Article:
A NASA satellite designed to measure greenhouse gas emissions and pinpoint global warming dangers crashed yesterday after a protective covering failed to separate from the craft shortly after launch at Vandenberg Air Force Base in California.
The loss of the $278 million satellite came as a severe blow to NASA's climate monitoring efforts, as well as the builder of the Orbiting Carbon Observatory, Orbital Sciences Corp. of Dulles, Va.
"Our whole team, at a very personal level, is disappointed," Orbital Science's John Brunschwyler said at a briefing just hours after the satellite plunged into the ocean near Antarctica.
Launch director Chuck Dovale said the failure was a reminder that "even when you do your best, you can still fail."
NASA and Orbital Sciences began an immediate investigation. Early indications pointed to a problem with the fairing, the clamshell device that shields the satellite during liftoff from the high heat caused by air friction.
The fairing is designed to fall away about three minutes into the flight, when the rocket reaches an altitude at which the air is too thin to harm the satellite. Evidence from telemetry received by ground operators suggests the fairing never separated. With the extra weight, the satellite could not reach orbit, the science team said.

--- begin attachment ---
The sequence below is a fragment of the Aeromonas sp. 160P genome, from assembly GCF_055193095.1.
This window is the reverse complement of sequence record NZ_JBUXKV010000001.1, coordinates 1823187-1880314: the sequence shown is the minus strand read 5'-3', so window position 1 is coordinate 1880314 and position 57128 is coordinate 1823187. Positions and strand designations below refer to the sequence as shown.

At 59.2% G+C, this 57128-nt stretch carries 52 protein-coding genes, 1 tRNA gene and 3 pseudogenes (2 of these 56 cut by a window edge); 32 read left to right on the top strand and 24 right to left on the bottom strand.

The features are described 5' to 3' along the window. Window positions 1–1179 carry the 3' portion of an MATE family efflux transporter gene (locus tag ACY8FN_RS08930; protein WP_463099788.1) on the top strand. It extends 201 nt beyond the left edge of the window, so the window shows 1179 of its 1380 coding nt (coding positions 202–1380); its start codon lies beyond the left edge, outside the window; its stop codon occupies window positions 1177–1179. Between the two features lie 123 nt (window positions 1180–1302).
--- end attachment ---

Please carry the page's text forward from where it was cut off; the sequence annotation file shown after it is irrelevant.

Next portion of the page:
The 966-pound satellite was supposed to be placed in an orbit 400 miles above Earth, where it was designed to spend two years measuring carbon dioxide emissions, the principal gas blamed in global warming.
Using a set of spectrometers, the satellite also aimed to identify the places where carbon is neutralized, or removed from the atmosphere by natural processes. These places, mainly forests and seas, are known as carbon sinks.
Despite convincing evidence that global warming is occurring, scientists are not certain how these carbon sinks work and whether it might be possible to use them more efficiently to combat warming.
Ed Weiler, NASA's associate administrator for science, said it was too soon to say whether NASA will attempt to launch a duplicate of the OCO. Weiler noted that the stimulus package recently passed by Congress includes $400 million for Earth science, but he added, "We have to find out how many leftover spare parts there are, how much it would take to put it together. We were obviously planning for success, not failure. We have to regroup."
The Washington Post contributed to this article.